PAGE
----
In a 2-1 ruling Monday, a federal appeals court rejected the pleas of pre-trial detainees trying to avoid COVID-19 infection inside a Miami jail, although the court acknowledged it is impossible to achieve safe distancing as the virus spreads through the facility.
The 11th Circuit Court of Appeals’ ruling, written by Judge Kevin Newsom, concedes that the “contagious virus represents a grave health risk to them — and graver still to those who have underlying conditions that render them medically vulnerable.”
But even though Daniel Junior, director of the Miami-Dade Corrections and Rehabilitation Department and officials in the its Metro West Detention Center knew of the risk to inmates, they cannot be liable if they responded reasonably — “even if the harm ultimately was not averted” and inmates become infected or die, Newsom wrote.
Two of the three judges agreed that the class action filed on April 5 by seven “medically vulnerable pretrial detainees” at Metro West did not meet the high standard of proving “deliberate indifference” on the part of their jailers.
In other words, if it is impossible to safely distance inmates during the pandemic, the jailers cannot be found “indifferent” to their plight if inmates become sick or die, the ruling says.
The lead plaintiff, detainee Anthony Swain, has since contracted COVID-19, according to a Miami New Times report. Swain has been in pre-trial detention for four years, awaiting trial on drug charges, the report says.
Monday’s ruling, sending the case back to the district court, says that requiring testing for all inmates with COVID-19 symptoms and their contacts could restrict “politically accountable” officials from allocating testing resources as they choose.
Circuit Judge Beverly Martin dissented.
“This record shows that defendants knowingly maintained conditions that placed detainees at an impermissibly high risk of illness and death in two ways: first, by maintaining a dangerously high jail population; and second, by failing to implement needed safety measures that would reduce the risk of infection in that already unsafe population level,” she wrote.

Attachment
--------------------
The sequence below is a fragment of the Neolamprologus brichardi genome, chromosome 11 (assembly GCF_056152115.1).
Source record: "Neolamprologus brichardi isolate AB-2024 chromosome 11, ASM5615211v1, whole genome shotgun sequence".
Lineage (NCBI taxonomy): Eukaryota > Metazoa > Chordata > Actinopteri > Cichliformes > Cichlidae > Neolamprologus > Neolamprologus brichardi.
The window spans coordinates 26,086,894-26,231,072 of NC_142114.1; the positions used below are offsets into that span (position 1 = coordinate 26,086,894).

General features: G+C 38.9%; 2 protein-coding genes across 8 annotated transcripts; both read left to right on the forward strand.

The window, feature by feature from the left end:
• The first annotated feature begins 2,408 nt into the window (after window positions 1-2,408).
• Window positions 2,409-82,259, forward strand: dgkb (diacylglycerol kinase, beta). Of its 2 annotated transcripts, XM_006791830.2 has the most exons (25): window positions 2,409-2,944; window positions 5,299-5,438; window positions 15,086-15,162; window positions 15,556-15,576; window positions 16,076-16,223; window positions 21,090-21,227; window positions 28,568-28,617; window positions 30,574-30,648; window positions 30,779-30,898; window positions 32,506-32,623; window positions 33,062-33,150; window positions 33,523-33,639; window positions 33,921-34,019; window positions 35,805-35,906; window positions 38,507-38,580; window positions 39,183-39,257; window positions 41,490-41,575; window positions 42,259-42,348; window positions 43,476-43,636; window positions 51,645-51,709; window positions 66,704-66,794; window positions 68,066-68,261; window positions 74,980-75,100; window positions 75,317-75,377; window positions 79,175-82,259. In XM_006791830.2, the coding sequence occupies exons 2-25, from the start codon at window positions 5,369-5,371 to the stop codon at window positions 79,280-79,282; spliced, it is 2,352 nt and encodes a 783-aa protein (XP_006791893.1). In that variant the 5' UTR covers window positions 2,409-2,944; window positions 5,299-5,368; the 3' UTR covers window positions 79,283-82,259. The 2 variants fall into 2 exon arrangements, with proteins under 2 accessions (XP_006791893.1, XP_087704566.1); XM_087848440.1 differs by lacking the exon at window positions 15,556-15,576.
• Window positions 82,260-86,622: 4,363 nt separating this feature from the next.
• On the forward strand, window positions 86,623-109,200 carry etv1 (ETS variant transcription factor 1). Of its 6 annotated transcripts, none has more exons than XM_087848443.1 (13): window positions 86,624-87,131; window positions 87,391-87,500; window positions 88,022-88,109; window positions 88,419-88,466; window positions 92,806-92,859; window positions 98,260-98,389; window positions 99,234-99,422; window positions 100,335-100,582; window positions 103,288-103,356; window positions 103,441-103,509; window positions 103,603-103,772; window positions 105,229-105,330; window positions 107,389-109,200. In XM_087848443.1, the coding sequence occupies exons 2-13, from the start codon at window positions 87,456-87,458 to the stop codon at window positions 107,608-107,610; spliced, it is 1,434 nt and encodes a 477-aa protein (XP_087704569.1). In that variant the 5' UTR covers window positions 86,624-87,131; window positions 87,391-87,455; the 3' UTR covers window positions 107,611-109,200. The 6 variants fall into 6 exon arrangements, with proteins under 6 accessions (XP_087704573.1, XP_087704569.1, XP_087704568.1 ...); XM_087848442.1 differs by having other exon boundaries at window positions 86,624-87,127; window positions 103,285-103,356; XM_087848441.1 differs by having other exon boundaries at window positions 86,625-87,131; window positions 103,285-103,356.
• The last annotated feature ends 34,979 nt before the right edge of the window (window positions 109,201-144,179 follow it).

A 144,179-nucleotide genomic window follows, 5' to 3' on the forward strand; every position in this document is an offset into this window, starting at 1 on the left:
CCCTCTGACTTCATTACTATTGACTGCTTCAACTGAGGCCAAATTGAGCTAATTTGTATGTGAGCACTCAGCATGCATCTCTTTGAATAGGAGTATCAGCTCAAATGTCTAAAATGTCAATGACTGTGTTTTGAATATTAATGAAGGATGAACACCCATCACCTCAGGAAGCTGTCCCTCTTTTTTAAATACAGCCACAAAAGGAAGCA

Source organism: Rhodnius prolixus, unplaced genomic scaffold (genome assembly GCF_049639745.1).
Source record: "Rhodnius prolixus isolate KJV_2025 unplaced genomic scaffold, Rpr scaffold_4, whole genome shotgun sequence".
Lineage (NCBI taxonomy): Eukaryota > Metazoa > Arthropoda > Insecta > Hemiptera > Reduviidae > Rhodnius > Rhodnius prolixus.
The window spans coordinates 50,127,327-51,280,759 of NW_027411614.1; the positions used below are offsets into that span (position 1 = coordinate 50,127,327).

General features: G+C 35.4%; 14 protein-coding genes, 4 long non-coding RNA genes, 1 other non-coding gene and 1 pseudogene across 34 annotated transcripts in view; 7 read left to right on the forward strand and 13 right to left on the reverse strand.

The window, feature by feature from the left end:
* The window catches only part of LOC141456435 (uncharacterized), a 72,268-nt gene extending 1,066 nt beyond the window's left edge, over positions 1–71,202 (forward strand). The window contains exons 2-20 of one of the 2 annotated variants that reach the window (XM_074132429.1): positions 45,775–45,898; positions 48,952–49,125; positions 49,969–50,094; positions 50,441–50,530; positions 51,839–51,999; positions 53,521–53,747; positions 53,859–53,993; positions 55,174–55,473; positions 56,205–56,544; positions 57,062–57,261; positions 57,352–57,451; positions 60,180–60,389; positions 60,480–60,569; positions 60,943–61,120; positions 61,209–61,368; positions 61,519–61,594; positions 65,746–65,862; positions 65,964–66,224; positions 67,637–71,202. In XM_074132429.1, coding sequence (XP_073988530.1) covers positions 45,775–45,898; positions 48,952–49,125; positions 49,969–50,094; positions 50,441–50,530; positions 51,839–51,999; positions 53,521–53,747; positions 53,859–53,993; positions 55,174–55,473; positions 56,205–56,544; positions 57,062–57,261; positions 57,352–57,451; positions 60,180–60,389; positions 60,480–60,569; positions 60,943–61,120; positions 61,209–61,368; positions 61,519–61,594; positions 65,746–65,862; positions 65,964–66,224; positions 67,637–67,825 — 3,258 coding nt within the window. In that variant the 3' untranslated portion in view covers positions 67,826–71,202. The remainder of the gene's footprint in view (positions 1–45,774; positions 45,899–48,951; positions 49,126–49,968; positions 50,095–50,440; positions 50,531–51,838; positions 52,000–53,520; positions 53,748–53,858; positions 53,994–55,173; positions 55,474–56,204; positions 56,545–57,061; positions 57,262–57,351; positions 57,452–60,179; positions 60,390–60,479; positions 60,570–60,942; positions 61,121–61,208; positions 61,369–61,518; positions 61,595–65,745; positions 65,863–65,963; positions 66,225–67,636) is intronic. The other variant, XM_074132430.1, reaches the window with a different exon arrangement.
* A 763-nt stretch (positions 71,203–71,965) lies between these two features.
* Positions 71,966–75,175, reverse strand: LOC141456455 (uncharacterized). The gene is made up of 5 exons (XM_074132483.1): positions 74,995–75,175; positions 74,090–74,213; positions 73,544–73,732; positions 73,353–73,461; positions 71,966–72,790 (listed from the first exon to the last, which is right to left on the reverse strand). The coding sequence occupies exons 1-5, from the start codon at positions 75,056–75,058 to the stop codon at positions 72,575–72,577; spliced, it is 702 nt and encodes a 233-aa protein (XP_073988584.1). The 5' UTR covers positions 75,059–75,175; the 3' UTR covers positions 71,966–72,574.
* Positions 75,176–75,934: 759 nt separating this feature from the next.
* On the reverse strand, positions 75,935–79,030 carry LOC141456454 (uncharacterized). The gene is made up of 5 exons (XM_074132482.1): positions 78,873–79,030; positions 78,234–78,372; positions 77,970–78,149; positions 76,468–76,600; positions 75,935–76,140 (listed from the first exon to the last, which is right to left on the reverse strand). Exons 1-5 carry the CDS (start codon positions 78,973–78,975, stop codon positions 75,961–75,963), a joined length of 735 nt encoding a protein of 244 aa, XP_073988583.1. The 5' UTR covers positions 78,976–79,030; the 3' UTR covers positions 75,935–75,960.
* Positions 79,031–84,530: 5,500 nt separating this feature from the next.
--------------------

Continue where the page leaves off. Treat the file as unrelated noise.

Judge Martin opined that the “most important step for ensuring detainee safety” was to rapidly decrease the jailed population and that failure to do so ”supports a finding of deliberate indifference.”
The appellate court overruled an injunction by the U.S District Court for the Southern District of Florida directing officials at the detention center to reduce the inmate population, enforce safe distancing, provide inmates with more personal hygiene products, and take other measures to protect inmates and staff.
“Metro West has neither the capacity not the ability to comply with public health guidelines to prevent an outbreak of COVID-19 and cannot provide for” the inmates’ safety, the detainees wrote in their lawsuit, and the judges agreed though they ruled in the jailers’ favor.
On April 14, the district judge ordered two independent experts to inspect the detention center. Court records say the experts concluded the jailers were “doing their best balancing social distancing and regulation applicable to the facility” and that they were to be commended for their efforts.
However, court-appointed inspectors also reported it is not possible to safely distance inmates at the facility, and medical experts told the court that, without safe distancing, other measures would prove inadequate, according to court records.
The inspectors called for “an urgent decrease in the population density” to make it possible to practice distancing measures called for by the U.S. Centers of Disease Control and Prevention.
The Corrections and Rehabilitation Department at Miami-Dade did not immediately respond to questions about the inmate population at Metro West and the spread of coronavirus there.
Lawsuits aiming to reduce inmate populations to curb the rate of infections and deaths behind bars is under way in federal and state prisons, jails, and immigration detention centers across the country.
Update on June 16: Responding to the Florida Phoenix, the Corrections and Rehabilitation Department reported Tuesday that one inmate died there of COVID-19; 592 inmates have tested positive for COVID-19, of which 30 are currently in medical isolation; and 123 employees have tested positive, of which 82 have returned to work.